Saving Seeds

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Wish books!

Wish books!

Planning for the future is always a good idea. It’s reasonable to expect that there will be good times and bad, rain and sun, night and day. You want to be sure you can handle pretty much anything life throws you, so be a good Boy Scout — even if you’re a Girl Scout — and prepare (actually both groups have the same motto, anyway). What would you do if the transportation system in the U.S. collapsed, even temporarily? Or if there was a serious drought in the major food growing regions of the country? Could you grow enough food to feed your family? One way to be assured of a food crop no matter what life throws at you, is to save your own seeds. Just follow a few basic rules.

Volunteer lettuce in the strawberries.

Volunteer lettuce in the strawberries.

First rule of thumb: only grow open-pollinated seeds. Although hybrid seeds might grow, they are unlikely to resemble the plant you started with. That might be a good thing or it might be an unmitigated disaster. Open-pollinated heirlooms offer genetic diversity, which means at least some of your plants will grow and mature no matter what the weather or gardening conditions.

Second rule of thumb: NEVER plant all of your seed. A crop failure means you are SOL. Since nearly all seeds can be saved for several years before planting (onions are a little iffy, but even they can be stored for a couple of years) holding some of your seed over increases the odds that if this year’s crop succumbs to drought, insects, deer or the neighbor’s destructive dog, you can try again next year.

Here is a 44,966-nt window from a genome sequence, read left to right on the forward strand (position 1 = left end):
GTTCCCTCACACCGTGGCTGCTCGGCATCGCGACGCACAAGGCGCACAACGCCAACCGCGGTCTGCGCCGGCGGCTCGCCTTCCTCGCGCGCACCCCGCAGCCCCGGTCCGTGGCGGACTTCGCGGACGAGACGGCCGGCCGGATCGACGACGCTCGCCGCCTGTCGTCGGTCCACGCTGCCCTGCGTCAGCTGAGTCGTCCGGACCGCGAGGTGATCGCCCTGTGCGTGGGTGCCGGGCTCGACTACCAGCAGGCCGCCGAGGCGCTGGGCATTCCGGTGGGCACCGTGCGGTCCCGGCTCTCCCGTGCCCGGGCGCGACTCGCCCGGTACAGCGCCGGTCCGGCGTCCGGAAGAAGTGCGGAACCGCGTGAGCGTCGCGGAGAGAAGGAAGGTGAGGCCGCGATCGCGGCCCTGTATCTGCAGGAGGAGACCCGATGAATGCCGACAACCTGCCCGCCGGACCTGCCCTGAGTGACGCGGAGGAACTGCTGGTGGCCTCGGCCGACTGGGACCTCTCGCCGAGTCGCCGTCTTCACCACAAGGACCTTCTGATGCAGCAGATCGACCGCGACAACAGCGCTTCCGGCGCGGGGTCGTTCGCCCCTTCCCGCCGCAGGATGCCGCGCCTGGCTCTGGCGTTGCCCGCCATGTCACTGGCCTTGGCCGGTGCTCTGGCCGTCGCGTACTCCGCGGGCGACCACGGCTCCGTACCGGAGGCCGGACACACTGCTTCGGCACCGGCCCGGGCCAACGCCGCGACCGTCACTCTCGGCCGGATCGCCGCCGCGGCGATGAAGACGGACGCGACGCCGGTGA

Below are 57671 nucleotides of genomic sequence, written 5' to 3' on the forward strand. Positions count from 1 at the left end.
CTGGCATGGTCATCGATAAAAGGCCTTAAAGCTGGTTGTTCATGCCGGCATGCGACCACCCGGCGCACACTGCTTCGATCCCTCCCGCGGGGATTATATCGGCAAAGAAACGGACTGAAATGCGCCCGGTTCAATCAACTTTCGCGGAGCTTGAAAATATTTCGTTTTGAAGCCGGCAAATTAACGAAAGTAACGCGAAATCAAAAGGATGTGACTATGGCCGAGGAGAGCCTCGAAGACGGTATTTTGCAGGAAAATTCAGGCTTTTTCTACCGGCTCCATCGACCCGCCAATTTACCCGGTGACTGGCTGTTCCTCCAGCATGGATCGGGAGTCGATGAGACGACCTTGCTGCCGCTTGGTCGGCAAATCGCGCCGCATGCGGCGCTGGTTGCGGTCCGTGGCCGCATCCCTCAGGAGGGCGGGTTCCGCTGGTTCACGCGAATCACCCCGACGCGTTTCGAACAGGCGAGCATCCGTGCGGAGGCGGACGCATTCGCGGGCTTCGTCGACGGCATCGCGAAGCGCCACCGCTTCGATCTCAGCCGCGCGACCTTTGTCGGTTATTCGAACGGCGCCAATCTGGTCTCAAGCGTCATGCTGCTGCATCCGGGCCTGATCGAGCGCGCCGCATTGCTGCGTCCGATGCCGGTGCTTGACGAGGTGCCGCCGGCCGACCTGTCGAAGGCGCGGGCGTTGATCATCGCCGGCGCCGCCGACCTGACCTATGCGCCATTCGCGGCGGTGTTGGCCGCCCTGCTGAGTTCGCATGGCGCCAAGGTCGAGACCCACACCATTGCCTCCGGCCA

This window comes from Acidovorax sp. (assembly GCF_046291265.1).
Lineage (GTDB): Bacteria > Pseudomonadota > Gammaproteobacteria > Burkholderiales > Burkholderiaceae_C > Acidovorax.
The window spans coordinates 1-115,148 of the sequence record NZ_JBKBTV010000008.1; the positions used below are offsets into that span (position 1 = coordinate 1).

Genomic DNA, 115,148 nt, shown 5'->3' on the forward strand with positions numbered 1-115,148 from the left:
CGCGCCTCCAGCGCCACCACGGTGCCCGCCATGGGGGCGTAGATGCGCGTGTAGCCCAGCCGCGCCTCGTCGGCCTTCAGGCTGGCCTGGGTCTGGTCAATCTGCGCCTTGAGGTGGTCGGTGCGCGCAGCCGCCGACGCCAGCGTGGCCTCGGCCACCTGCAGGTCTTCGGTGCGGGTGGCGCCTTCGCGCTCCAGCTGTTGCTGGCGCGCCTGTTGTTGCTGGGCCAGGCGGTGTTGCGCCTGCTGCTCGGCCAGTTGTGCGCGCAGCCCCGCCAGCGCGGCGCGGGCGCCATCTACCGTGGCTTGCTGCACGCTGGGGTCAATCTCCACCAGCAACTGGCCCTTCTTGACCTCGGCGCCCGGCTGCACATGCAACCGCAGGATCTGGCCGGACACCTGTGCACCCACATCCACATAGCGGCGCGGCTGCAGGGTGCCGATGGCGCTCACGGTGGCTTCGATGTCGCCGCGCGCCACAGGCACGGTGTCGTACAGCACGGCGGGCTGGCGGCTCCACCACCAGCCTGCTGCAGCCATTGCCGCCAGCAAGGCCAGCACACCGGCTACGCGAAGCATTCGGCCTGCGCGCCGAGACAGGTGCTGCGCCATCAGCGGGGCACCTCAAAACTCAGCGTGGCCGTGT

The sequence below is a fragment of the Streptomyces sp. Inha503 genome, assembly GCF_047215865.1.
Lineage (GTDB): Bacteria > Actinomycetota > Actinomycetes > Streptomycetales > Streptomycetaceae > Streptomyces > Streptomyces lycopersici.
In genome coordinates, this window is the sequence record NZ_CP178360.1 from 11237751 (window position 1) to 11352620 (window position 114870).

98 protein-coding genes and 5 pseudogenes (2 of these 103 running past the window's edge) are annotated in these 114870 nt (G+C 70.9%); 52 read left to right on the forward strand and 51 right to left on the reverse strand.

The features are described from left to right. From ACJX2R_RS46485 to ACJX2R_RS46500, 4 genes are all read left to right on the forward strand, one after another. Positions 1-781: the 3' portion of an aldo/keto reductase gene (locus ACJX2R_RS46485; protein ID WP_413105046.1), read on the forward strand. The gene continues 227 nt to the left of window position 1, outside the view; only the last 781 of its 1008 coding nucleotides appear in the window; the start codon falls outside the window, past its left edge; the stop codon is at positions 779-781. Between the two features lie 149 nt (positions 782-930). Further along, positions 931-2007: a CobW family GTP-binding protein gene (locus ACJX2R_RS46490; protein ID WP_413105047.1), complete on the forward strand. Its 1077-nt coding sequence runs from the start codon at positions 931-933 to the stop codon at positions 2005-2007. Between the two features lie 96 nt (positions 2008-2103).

Third rule of thumb: make it easy on yourself. Start with annual seeds from plants that are likely to self-pollinate and easy to save. Beans, for example. The plants usually pollinate themselves before the flowers even open, and saving the seeds is primarily a matter of letting them dry on the vine and shucking them out of the seed pods when completely dry. Cucumbers, on the other hand, must be hand-pollinated and managed to prevent cross-pollination from other cukes in the neighborhood. Corn is notorious for cross-pollinating and the pollen is wind-carried.

Fourth rule of thumb: store and use your seeds properly. Generally, this simply means keeping them cool and dry. Those little desiccant packets that come in prescription pill bottles are great — just tuck one in each seed packet or jar. Seeds must be PROPERLY LABELED — type of seed, variety name and year harvested — and you must plant them often enough to harvest fresh seed every few years.

If you save your own seeds, you are no longer at the mercy of Monsanto or the other mega-seed houses. Ten major seed houses provide 73% of the seeds on the market, and three of those control 57% of the seed market. Monsanto leads the pack at 27%, followed by DuPont and Syngenta. All of them are big on genetic engineering, chemical dependence and patent monopolies (meaning if you buy their seeds you can’t save your own seed unless you want to be sued). For that matter, Monsanto is notorious for suing farmers even if their GMO seed contaminates the farmer’s corn patch, because the farmer is presumed to have “stolen” the patented genes that were blown there by the wind.

Strike a blow for better taste, genetic diversity and freedom (not to mention saving considerable money) by growing and saving your own seeds.

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